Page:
Deploying with Gitlab's Continuous Integration
Have you seen the Gitlab Continuous Integration feature? It is pretty sweet. All you have to do is include a special yaml file and then when you check in new code it will build/test it for you. As awesome as that is, can it also deploy your code? The answer is YES!
The first step is to create a .gitlab-ci.yml file in the root of your repo. This file is seen by gitlab and is used to configure a Continuous Integration (CI) server that will build and test your code.
For the full details, you should check out their documentation. It is basically running your code in a docker container making the whole process pretty flexible.
I have a pretty simple homepage for myself over at ironboundsoftware.com. Its just a static site that is generated by gulp after it processes some handlebars templates. That’s the kind of task that is great for a CI server, then the generated output can just be copied onto the server and boom, its being served. The only catch is that gitlab doesn’t support pushing from its servers to your server. Via Deploy Keys it can pull your code, but that isn’t terribly helpful in this situation. But, it turns out you can set up a private key that can be used to scp your code to its server. This is the help document that explains how to do this: How to deploy code from gitlab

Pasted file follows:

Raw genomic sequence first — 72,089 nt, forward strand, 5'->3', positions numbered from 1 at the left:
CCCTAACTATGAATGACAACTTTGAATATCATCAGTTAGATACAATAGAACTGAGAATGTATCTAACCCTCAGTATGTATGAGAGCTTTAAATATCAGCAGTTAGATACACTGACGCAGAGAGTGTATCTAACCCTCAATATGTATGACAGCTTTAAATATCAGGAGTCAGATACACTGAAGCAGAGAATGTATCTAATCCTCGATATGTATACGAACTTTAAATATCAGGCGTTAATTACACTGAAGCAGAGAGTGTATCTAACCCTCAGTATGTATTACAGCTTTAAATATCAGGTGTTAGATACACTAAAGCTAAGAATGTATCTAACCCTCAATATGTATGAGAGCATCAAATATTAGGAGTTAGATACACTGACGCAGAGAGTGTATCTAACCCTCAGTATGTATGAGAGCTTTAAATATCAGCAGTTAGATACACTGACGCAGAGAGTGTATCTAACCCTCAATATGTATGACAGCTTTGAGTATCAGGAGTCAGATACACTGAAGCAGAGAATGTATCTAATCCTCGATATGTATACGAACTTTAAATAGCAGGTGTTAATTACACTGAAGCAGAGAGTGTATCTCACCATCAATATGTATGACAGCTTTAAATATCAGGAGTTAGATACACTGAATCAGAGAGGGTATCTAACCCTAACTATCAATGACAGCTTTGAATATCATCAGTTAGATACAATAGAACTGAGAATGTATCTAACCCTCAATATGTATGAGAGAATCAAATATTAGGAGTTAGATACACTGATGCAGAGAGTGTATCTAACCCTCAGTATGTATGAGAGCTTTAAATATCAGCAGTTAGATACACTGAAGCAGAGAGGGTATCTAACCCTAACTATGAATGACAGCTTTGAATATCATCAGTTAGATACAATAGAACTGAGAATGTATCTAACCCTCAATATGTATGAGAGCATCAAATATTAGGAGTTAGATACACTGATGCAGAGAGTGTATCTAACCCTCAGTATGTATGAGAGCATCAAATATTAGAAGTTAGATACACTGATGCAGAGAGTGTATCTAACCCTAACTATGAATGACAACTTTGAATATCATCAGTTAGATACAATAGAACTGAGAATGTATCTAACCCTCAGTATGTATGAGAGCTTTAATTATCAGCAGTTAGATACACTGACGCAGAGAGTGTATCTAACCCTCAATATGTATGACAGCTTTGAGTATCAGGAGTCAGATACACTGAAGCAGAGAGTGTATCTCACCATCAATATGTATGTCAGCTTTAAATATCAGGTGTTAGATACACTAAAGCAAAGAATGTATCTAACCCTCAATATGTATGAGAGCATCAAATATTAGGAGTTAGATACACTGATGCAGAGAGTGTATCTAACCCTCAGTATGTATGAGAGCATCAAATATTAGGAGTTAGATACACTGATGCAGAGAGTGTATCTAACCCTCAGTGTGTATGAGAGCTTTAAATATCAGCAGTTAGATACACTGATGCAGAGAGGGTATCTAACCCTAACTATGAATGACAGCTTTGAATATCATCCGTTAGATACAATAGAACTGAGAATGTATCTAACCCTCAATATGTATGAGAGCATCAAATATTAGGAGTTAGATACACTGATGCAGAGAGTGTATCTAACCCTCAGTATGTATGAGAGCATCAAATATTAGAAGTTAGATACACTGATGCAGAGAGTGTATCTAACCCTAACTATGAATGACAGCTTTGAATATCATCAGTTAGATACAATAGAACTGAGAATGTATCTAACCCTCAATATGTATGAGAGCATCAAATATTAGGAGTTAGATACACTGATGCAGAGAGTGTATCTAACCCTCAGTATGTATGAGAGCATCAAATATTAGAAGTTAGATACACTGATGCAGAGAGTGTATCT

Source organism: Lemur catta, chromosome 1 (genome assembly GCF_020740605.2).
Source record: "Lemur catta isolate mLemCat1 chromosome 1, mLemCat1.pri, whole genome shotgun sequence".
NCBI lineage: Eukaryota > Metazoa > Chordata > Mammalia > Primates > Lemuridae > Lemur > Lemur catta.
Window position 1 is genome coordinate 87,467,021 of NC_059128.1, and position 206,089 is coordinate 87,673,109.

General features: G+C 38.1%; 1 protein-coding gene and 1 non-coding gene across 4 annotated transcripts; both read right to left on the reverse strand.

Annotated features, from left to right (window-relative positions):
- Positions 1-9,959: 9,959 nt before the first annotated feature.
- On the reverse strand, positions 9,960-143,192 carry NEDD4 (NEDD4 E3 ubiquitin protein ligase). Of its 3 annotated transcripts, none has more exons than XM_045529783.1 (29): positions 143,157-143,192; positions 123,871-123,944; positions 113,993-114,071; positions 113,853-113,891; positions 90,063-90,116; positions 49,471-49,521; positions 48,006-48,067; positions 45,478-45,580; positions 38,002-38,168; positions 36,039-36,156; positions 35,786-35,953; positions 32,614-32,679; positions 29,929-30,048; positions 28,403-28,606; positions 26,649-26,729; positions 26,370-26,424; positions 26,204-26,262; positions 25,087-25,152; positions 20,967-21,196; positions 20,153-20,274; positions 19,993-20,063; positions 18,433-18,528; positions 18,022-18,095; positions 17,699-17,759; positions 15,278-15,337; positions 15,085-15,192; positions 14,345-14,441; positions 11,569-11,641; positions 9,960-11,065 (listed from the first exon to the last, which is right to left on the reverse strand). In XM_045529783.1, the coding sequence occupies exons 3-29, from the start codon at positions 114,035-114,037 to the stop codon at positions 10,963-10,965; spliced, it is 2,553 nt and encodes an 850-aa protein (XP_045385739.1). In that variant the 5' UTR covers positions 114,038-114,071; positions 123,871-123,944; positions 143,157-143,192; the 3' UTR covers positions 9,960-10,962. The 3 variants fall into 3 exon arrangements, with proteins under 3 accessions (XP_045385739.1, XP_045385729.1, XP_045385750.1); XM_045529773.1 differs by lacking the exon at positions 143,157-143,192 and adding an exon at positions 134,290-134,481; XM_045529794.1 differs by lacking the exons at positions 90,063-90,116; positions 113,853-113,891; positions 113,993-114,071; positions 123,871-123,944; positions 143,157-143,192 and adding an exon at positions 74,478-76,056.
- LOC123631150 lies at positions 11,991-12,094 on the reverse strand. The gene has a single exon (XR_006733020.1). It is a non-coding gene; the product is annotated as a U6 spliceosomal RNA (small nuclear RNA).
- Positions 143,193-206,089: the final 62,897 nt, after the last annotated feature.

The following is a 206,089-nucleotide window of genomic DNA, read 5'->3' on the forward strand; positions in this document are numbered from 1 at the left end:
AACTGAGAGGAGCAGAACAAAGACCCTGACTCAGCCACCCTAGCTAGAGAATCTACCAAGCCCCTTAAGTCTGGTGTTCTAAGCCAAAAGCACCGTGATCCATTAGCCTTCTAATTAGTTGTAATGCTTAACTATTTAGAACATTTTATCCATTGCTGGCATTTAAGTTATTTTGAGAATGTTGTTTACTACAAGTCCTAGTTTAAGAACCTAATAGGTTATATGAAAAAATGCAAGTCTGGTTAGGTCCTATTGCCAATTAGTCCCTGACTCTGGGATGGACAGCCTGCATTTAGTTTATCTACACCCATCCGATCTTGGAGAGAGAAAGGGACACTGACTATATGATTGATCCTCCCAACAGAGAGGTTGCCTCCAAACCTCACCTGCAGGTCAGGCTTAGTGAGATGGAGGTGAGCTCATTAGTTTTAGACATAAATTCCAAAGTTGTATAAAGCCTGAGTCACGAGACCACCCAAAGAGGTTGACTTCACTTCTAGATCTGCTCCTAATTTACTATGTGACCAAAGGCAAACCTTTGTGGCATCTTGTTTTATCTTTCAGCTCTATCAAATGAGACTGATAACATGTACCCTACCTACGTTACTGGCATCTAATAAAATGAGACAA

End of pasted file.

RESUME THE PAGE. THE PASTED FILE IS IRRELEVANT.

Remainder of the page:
It is so easy
The process is pretty straightforward:
- Create a new ssh key. Don’t re-use your current ssh key! Key reuse is a bad security practice.
- Use ssh-copy-id to copy the public ssh key to your server
- Go to your gitlab project page and select “Variables”
- Make a new variable called SSH_PRIVATE_KEY and set its variable to the private key. It is very important that you give it the private key, that’s what makes it work (your server has the public key).
- Update your .gitlab-ci.yml file so it looks something like the following example:
At this point when you commit and push your code to gitlab it will kick off the CI process. The sample code assumes this a JS project and it is using gulp to build the assets. At the end (line 37) it does a plain scp of the output directory (recursively) to the specified directory on the server. The end result is your newly created HTML, CSS, and images are pushed to your server and ready to be served up! That’s right, a git push resulted in new code being deployed to production. THAT’S AWESOME!!!!!!
Gitlab continuous integration FTW
The great thing about all of this is that it is free. Gitlab does not charge for this awesome feature which is great because all developers need to be familiar with CI. This is the perfect opportunity to learn this important skill. Doing this requires only adding 1 file to your repository and the creation of 1 ssh key. These are simple to do, so you are cheating yourself if you don’t at least try it out. As an added bonus, you can brag that you’ve got a CI/CD setup for one of your side projects. That’s an awesome bragging point! Since the back end uses docker (you are using docker right?) it should be pretty easy to do Continuous Integration and deployment with most any language or framework. My next task is to get this working with a Python Flask app I’ve been developing.tags: